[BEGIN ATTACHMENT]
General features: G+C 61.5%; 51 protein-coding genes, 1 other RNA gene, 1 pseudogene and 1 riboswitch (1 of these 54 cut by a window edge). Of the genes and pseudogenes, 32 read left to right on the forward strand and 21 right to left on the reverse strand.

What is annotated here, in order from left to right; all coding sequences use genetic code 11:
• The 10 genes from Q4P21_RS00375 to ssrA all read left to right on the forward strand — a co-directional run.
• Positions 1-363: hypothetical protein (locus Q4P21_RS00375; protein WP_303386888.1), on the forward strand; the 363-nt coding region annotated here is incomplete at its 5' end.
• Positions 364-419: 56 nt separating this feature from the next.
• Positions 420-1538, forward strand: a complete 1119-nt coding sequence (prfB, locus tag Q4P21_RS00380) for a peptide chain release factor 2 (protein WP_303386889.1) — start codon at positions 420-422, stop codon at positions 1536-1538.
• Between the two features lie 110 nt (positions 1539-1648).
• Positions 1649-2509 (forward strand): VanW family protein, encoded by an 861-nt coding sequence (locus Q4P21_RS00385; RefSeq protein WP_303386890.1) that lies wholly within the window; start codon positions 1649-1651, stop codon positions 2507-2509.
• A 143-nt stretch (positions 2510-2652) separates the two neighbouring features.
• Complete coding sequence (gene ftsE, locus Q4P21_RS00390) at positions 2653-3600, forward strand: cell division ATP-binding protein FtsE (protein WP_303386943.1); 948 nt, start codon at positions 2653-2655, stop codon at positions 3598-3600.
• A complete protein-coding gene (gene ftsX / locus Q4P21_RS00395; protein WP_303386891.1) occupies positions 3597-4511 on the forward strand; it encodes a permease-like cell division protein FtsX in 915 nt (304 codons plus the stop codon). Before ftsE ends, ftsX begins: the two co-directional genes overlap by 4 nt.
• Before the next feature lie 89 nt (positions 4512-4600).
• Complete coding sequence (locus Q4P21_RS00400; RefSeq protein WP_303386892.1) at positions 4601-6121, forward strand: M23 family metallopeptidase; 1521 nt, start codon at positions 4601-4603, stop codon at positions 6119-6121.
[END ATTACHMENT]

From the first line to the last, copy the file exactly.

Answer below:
General features: G+C 61.5%; 51 protein-coding genes, 1 other RNA gene, 1 pseudogene and 1 riboswitch (1 of these 54 cut by a window edge). Of the genes and pseudogenes, 32 read left to right on the forward strand and 21 right to left on the reverse strand.

What is annotated here, in order from left to right; all coding sequences use genetic code 11:
• The 10 genes from Q4P21_RS00375 to ssrA all read left to right on the forward strand — a co-directional run.
• Positions 1-363: hypothetical protein (locus Q4P21_RS00375; protein WP_303386888.1), on the forward strand; the 363-nt coding region annotated here is incomplete at its 5' end.
• Positions 364-419: 56 nt separating this feature from the next.
• Positions 420-1538, forward strand: a complete 1119-nt coding sequence (prfB, locus tag Q4P21_RS00380) for a peptide chain release factor 2 (protein WP_303386889.1) — start codon at positions 420-422, stop codon at positions 1536-1538.
• Between the two features lie 110 nt (positions 1539-1648).
• Positions 1649-2509 (forward strand): VanW family protein, encoded by an 861-nt coding sequence (locus Q4P21_RS00385; RefSeq protein WP_303386890.1) that lies wholly within the window; start codon positions 1649-1651, stop codon positions 2507-2509.
• A 143-nt stretch (positions 2510-2652) separates the two neighbouring features.
• Complete coding sequence (gene ftsE, locus Q4P21_RS00390) at positions 2653-3600, forward strand: cell division ATP-binding protein FtsE (protein WP_303386943.1); 948 nt, start codon at positions 2653-2655, stop codon at positions 3598-3600.
• A complete protein-coding gene (gene ftsX / locus Q4P21_RS00395; protein WP_303386891.1) occupies positions 3597-4511 on the forward strand; it encodes a permease-like cell division protein FtsX in 915 nt (304 codons plus the stop codon). Before ftsE ends, ftsX begins: the two co-directional genes overlap by 4 nt.
• Before the next feature lie 89 nt (positions 4512-4600).
• Complete coding sequence (locus Q4P21_RS00400; RefSeq protein WP_303386892.1) at positions 4601-6121, forward strand: M23 family metallopeptidase; 1521 nt, start codon at positions 4601-4603, stop codon at positions 6119-6121.